“Wall Street is the only place where people ride to in a Rolls Royce to get advice from those who take the subway.” – Warren Buffet
As the credit crisis unfolds globally, I’ve heard a lot of people asking the question “What is an investment bank? How does it differ from a regular, commercial bank?” Unless you work in finance, you may not have come across the term investment bank before the global meltdown began.Let’s begin with the basics. What is an Investment bank? Why does it have the glitz and glam factor that your commercial bank does not?
An investment bank is a special type of financial institution that caters to the financial needs of large institutions, rather than retail consumers like you and I. Investment Banks help companies and governments issue securities, help investors purchase securities, manage financial assets, trade securities and provide financial advice. Simply put, an Investment Bank acts as an intermediary between those who need capital (the demand side) and those who have excess capital (the supply side).
For example, If Coca-Cola wanted to sell $10 billion worth of bonds to build new bottling plants in Asia, an investment bank would help them find buyers for the bonds and handle the paperwork, along with a team of lawyers and accountants.
The top investment banks including Goldman Sachs, JP Morgan and Morgan Stanley, are called Bulge Bracket, meaning they offer an entire gamut of services including Research, Securities Trading, Traditional M&A and IPO advisory as well as Asset Management services and even have their own Private Equity Arms. A boutique like Avendus Capital or Lazard, for instance, will only focus on Corporate Finance advisory which includes M&A and raising private equity on behalf of its clients. Slightly larger ones might even run an IPO but that means you need to have large teams that can support you on the sales and trading side.
What does an Investment Bank Actually Do?
A typical investment bank will engage in some or all of the following activities:
- Raise equity capital (e.g., helping launch an IPO or creating a special class of preferred stock that can be placed with sophisticated investors such as insurance companies or banks)
- Raise debt capital (e.g., issuing bonds to help raise money for a factory expansion)
- Insure bonds or launching new products (e.g., such as credit default swaps)
The Buy Side vs. Sell Side of an Investment Bank
Investment banks are often divided into two camps: the buy side and the sell side. Many investment banks offer both buy side and sell side services. The sell side typically refers to selling shares of newly issued IPOs, placing new bond issues, engaging in market making services, or helping clients facilitate transactions. The buy side, in contrast, worked with pension funds, mutual funds, hedge funds, and the investing public to help them maximize their returns when trading or investing in securities such as stocks and bonds.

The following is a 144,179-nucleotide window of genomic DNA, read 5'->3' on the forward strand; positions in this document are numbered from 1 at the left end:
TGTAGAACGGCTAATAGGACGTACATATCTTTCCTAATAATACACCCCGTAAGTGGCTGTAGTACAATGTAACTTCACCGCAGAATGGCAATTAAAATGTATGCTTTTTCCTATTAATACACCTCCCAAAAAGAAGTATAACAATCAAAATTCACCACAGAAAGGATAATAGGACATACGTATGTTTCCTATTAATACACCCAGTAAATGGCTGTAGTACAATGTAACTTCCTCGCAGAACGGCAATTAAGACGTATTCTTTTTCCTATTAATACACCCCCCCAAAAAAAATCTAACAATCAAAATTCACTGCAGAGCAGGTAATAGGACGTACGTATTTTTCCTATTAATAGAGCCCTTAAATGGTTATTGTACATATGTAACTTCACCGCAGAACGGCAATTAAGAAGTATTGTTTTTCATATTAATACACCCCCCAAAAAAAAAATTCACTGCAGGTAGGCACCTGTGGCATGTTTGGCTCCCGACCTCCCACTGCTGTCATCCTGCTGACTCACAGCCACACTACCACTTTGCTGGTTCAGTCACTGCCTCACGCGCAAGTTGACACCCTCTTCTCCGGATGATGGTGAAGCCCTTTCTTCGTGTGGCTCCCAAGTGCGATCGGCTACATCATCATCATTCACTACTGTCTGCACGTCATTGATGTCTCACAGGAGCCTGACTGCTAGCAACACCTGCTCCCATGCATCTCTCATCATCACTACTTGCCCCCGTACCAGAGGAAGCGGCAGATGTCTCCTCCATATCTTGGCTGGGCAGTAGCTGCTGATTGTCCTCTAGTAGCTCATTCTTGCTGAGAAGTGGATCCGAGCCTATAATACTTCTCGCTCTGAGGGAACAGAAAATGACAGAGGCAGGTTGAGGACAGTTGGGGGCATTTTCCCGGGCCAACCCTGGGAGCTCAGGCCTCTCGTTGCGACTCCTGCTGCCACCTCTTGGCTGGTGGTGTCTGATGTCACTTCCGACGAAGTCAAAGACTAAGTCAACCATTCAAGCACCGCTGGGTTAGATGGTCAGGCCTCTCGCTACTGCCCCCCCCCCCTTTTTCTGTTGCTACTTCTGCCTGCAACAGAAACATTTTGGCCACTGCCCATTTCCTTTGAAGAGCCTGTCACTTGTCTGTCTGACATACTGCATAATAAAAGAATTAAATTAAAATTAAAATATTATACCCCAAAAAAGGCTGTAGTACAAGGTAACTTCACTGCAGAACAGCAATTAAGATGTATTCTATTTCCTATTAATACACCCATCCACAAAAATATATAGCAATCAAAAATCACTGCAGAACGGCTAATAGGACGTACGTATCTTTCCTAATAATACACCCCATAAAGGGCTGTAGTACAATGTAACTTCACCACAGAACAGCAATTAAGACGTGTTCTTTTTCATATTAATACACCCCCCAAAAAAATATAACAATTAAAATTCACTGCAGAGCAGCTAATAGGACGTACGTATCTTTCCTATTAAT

Careers in Investment Banking can be extremely rewarding, exciting, and lucrative, but also high pressured, demanding and nerve-wracking! Because of the confluence of emotional and mental aspects required for these careers, investment firms often look for specific skills and characteristics in potential employees.
First and foremost, Investment Banks are looking for dynamic candidates who can thrive in an ever changing environment – This means they must be able to multi-task and manage their time effectively.
Strong analytical and interpersonal skills are an added advantage since candidates will have exposure to clients globally.
Interestingly, with all the rigor and structure in Investment Banking, the ability to be creative and innovation is an extremely highly regarded skill.
Ultimately, this is a high risk / high reward profession both in terms of the money you make and overall personal growth. Those that excel need to be mentally prepared to work long hours – not necessarily all the time, but yes, at least at the start of your career where you would need to focus on sharpening your skills sets and domain knowledge.
Many college graduates start or target jobs at an Analyst level and through hard work, perseverance and continuous improvement are able to rise to the levels of top management.
Job Roles on Offer in an Investment Bank
Finally, let’s look at the type of jobs that can be offered to you at an Investment Bank.
Investment Banks are segregated into three major roles:
- Front Office, Middle Office, and Back Office operations where trades are booked, processed and settled respectively.
- But beyond these three major departments, we need to know that clients just can’t start trading.
- We need to conduct extensive research on their backgrounds hence there has to be an AML/KYC department at an IB. Hence, we see a lot of jobs offered in Anti-Money Laundering –where we understand if the source of income from an investor is illicit or not.
- Know your Customer- This step makes the bank understand the type of customers they will be dealing with, Client Onboarding and Reference data Management and setup helps clients to be setup successfully on the banking platforms.
- The Risk Management teams reduce the risk exposure which a client would be exposed to due to the volatility of global markets, Legal and Compliance and the regulatory environment.
All in all, working in an Investment Bank gives an end to end flavor of global markets and economic development.
Think you are up to the challenge and have what it takes? Your first step is to educate yourself. Imarticus Learning offers various courses on Finance and our CIBOP (Investment Banking Operations) course is best suited for those who want a fulfilling career in Investment Banking.